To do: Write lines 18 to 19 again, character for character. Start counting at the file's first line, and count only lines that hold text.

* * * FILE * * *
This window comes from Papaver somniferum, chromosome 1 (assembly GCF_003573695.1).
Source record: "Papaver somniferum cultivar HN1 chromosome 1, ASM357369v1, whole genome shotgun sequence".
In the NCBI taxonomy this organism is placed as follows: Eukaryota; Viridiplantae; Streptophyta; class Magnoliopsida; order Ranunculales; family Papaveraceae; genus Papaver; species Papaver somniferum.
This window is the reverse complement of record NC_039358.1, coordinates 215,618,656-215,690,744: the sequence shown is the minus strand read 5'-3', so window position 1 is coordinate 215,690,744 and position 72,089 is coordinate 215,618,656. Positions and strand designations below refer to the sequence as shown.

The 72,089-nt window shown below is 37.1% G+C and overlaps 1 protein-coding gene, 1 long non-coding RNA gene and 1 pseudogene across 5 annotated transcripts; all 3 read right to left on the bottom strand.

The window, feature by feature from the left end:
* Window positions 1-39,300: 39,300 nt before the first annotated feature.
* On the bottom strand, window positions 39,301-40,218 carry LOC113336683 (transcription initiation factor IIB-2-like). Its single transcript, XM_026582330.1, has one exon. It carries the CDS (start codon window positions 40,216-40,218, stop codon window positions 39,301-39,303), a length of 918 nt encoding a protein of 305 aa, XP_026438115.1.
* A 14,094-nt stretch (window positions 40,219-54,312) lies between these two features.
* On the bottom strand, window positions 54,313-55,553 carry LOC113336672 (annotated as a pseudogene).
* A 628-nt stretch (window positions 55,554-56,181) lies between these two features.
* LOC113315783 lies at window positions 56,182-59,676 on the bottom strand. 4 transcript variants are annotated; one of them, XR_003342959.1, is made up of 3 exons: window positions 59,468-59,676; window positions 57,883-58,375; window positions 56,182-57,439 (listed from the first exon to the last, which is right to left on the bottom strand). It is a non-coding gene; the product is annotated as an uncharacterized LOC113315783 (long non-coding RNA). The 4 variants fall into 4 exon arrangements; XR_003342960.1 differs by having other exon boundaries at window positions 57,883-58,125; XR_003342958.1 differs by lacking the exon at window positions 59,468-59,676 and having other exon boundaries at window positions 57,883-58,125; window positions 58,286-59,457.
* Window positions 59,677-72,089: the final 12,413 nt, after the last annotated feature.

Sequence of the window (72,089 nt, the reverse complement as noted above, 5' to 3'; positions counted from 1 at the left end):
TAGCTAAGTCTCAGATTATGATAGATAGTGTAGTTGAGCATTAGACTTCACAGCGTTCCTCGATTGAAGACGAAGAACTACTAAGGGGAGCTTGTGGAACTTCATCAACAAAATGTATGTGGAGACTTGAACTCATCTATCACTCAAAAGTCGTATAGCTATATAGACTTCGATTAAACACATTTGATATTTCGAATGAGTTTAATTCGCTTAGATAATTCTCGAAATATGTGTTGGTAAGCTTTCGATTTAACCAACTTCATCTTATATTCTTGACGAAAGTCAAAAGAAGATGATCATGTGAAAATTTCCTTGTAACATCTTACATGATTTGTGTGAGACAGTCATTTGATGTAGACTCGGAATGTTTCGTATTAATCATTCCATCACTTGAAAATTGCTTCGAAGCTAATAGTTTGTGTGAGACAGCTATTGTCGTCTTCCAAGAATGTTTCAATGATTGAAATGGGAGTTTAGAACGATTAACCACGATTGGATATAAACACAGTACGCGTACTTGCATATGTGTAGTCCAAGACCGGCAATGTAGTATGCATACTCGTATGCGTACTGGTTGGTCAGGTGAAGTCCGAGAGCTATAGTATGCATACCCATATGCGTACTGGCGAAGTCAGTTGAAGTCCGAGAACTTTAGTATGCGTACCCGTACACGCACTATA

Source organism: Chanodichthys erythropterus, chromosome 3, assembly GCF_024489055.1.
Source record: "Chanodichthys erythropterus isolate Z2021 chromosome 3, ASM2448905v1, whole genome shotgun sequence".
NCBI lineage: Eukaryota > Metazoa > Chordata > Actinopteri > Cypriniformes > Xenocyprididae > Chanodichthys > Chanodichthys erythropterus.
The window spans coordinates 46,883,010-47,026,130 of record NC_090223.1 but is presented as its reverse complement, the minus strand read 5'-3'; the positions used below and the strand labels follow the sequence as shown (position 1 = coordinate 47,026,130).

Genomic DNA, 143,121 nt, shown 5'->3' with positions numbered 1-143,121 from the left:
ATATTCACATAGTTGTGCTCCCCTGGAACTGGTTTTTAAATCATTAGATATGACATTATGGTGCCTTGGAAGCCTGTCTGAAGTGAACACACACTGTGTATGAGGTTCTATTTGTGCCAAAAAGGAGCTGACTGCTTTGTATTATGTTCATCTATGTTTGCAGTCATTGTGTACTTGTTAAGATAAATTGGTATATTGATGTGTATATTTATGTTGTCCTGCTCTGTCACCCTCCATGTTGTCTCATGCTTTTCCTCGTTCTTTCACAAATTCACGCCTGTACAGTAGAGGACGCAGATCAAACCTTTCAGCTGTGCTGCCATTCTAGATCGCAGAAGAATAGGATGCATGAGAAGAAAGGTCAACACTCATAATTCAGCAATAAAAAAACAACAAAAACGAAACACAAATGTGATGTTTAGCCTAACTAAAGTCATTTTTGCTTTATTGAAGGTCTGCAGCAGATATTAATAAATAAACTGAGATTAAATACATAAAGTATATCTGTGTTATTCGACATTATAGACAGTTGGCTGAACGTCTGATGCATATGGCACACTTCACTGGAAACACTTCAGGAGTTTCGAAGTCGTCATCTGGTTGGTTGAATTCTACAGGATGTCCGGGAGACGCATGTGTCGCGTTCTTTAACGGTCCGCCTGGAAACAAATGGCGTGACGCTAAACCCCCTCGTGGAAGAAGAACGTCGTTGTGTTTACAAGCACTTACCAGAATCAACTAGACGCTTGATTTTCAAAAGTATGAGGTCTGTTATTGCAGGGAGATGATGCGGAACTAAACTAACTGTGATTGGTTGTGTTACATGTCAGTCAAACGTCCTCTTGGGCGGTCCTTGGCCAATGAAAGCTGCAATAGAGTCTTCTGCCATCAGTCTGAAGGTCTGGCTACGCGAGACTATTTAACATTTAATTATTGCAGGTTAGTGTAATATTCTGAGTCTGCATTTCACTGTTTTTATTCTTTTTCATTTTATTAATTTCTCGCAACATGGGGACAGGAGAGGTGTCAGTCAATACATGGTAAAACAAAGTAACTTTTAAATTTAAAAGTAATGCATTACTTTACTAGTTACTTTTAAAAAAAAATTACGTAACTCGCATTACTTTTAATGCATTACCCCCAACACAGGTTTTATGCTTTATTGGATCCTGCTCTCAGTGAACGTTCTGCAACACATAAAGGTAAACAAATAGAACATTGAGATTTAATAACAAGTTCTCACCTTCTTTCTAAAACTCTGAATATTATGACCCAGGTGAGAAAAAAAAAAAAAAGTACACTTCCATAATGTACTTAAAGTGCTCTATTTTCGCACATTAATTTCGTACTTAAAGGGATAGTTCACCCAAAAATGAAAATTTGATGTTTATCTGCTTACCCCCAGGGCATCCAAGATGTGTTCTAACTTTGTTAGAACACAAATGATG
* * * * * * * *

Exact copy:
NCBI lineage: Eukaryota > Metazoa > Chordata > Actinopteri > Cypriniformes > Xenocyprididae > Chanodichthys > Chanodichthys erythropterus.
The window spans coordinates 46,883,010-47,026,130 of record NC_090223.1 but is presented as its reverse complement, the minus strand read 5'-3'; the positions used below and the strand labels follow the sequence as shown (position 1 = coordinate 47,026,130).